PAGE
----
Early in grad school one of my professors said that our job as counselors means being the healthiest person we can be at that moment in that place with our clients. He said, “You may be the healthiest person they interact with that week.”
I began thinking about this in other contexts. Like I began saying to myself, “Right now in this moment, in this place be the healthiest person you can be in this conversation with tech support.” Or “Right now at this moment, in this place the healthiest person you can be while you try to get your child to see reason about cleaning her room.”
I liked this because it felt do-able; I didn’t have to be the healthiest person I could be all of the time, because that felt overwhelming. I took it one bit at a time, one moment, one place at a time.
Change is hard and sometimes so daunting that we can’t see the way to do it. We vow to stop yelling at our kids then they drop the carton of eggs on your just mopped kitchen floor. Instead of giving up and yelling, we can try saying, “What would a non-yelling person do right now? In my healthiest most non-yelling version of my self, what would I do instead?” If we forget and yell anyway, we can give ourselves time to think back and write ourselves an imaginary do-over then we can do that better thing next time.
When we’re arguing with someone (a boss, a friend, a partner) and we feel ourselves becoming overwhelmed with anger or fear we can tell ourselves, “I can be the healthiest person I can be in this conversation and what do I imagine this healthiest person would say? Would that person argue back? Or would she choose not to engage? Would she try to change this person’s point of view or accept our differences? Would she allow herself to listen to this or would she walk away?”
What would our aspirationally healthy selves do and say if we gave them room to do and say it?
I think my son was four when he decided he had to be right about everything. Four is generally the time when kids find their inner sassy. (Some kids get there earlier; some kids are born full of sass.) Anyway, he was around four and suddenly he was always right and I was always wrong. He’d make wrong statements full of confidence.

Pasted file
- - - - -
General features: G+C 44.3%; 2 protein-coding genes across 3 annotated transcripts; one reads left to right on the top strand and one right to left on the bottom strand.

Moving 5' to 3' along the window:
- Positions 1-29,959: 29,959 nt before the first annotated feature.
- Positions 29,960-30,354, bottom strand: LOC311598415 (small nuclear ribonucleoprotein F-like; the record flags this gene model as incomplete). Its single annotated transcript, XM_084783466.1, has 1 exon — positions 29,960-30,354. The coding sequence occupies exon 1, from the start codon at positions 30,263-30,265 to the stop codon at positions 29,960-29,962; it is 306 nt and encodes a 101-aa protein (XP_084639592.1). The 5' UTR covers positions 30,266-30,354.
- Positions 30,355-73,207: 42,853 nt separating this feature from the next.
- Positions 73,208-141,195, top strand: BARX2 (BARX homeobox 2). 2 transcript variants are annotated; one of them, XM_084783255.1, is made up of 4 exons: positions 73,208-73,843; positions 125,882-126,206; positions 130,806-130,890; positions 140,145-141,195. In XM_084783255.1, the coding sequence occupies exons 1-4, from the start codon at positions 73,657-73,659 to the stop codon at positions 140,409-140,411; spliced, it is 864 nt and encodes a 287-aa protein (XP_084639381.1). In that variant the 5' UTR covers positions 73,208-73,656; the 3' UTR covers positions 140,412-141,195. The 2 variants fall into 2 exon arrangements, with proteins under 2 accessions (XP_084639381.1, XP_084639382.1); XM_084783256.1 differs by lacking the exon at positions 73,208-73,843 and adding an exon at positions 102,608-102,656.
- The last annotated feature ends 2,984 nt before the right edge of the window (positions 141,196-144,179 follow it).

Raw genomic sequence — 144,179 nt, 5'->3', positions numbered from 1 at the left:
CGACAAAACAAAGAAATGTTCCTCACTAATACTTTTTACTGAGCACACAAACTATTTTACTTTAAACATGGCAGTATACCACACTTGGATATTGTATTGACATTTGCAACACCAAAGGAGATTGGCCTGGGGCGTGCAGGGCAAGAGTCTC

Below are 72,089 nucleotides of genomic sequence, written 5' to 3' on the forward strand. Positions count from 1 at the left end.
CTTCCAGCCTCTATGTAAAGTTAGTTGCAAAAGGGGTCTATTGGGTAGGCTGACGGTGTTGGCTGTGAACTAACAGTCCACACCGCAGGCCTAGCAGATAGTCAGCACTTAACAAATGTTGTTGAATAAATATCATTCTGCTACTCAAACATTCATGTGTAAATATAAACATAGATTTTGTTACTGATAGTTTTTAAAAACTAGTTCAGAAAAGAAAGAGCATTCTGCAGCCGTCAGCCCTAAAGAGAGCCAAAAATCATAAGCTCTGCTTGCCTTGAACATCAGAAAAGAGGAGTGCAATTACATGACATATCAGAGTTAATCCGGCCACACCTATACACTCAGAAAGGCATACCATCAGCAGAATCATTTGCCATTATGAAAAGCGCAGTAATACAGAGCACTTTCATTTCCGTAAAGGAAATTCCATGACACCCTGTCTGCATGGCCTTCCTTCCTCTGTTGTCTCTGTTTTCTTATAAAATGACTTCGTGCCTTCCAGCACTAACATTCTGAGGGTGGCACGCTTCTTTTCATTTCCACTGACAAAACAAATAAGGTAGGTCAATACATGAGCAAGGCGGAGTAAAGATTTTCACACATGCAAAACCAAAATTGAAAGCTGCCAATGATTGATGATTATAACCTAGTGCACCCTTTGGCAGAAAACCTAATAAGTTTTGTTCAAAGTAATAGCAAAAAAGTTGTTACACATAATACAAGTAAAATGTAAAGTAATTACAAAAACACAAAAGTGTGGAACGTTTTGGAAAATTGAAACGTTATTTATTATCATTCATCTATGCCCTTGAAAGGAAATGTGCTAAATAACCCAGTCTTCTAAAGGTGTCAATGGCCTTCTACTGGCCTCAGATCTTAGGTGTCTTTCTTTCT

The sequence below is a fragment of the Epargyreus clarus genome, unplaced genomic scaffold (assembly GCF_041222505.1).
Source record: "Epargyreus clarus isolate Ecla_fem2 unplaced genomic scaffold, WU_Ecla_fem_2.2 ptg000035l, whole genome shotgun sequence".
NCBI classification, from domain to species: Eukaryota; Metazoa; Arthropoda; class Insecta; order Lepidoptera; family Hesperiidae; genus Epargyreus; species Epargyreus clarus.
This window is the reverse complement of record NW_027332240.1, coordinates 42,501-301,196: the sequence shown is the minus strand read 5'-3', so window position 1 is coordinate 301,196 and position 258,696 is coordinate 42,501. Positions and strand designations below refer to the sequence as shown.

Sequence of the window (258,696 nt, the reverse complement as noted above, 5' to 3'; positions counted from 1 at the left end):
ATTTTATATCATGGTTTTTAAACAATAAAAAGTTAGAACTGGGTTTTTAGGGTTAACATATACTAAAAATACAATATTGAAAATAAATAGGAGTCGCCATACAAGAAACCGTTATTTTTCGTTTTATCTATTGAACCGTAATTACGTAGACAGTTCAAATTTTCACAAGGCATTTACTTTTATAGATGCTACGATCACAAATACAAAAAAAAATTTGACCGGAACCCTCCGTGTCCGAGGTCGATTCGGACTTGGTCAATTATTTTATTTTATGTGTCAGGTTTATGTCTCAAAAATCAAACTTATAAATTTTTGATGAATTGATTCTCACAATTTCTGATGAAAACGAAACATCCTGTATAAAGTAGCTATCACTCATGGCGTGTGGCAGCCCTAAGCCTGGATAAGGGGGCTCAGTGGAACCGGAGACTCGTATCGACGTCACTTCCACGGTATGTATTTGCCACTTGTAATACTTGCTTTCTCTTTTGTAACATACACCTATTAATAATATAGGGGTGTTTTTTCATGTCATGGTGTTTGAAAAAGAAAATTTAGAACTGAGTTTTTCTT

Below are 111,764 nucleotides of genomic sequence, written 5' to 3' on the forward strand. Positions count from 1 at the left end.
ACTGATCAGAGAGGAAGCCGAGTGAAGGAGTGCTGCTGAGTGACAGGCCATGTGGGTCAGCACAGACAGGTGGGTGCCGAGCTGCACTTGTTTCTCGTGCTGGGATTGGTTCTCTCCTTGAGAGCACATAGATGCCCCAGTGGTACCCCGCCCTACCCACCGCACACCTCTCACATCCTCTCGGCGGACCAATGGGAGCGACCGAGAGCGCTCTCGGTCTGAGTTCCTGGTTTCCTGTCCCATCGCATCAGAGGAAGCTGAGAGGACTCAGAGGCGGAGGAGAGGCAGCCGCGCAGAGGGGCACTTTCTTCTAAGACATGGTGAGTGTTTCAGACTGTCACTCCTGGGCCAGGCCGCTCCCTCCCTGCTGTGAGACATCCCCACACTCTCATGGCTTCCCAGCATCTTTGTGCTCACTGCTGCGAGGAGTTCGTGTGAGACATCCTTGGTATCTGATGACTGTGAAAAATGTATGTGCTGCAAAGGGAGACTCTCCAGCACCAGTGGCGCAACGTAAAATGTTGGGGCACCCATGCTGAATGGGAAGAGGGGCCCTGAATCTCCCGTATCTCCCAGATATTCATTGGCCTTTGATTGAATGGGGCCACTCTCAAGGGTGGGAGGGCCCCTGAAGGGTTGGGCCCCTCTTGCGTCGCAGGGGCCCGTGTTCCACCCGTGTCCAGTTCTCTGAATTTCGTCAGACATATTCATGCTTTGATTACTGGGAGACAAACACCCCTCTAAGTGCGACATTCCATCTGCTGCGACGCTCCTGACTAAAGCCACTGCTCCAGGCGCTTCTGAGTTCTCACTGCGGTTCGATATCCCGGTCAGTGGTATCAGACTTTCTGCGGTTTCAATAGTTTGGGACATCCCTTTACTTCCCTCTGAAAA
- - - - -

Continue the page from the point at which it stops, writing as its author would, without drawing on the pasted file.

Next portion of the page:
“Mommy,” he’d say. “Birds can’t fly in the rain.”
“Sure they can, sweetie,” I’d answer, thinking I was still talking to my reasonable 3-year old. “Remember yesterday when we were outside in the drizzle and we saw that cardinal flying?”
“No, they can’t. Because the raindrops hit their wings and they crash.”
“But don’t you remember? We saw the cardinal. Let’s look it up in your bird book.”
“Nope,” he’d say, casually swinging on the arm of the couch. “I don’t need to look it up because I already looked it up” (said the kid who couldn’t even read yet) “and the book says they can’t.”
I’d catch myself in these arguments several times a day. Peanut butter isn’t made of peanuts. Target sells zoo animals. Daddy has the day off tomorrow. New York is the capital of Cuba.
I don’t know why it drove me so crazy but man, it drove me crazy.
“Cheerios are made of green cheese,” he’d announce, calmly eating a bowl for breakfast. “Cats are humans in disguise. You were born during dinosaur days. I can fly on Thursdays.”
Ok, I’m exaggerating and also I don’t remember what we were arguing about, which is my point actually, because the arguments — or at least winning them — didn’t matter.
It took me awhile to figure that out. For a long time I’d try to be reasonable and then I’d try to prove my point and then I’d get louder and soon we’d be glaring at each other, our day ruined and tear-stained all because for some reason I really needed my 4-year old to acknowledge that I do SO know how to bake cake and the ingredients do NOT include ground up birthday candles.
Four year olds are practicing being in charge and they are practicing their command of their growing vocabularies. In The First Five Years of Life, Gesell writes about a 4-year old who asserts that a nursing lamb is getting gasoline from his mother. Writes Gesell:
In a vague yet concrete way he knew that gasoline is a source of energy. Gasoline makes things, including lambs, go. Four has powers of generalization and of abstraction which he exercises … frequently and deliberately. … [However] we underestimate the vastness of his terra incognita. An intelligent 4-year old, while building a playhouse, was heard to say, “Houses do not have tails.” This lucid judgment was the sober product of an inquiring mind. Four has a busy rather than a profound mind. His thinking is consecutive and combinative rather than synthetic.
In other words, four knows what he knows and does not know what he does not know. Four is figuring things out and to figure things out we have to get things wrong.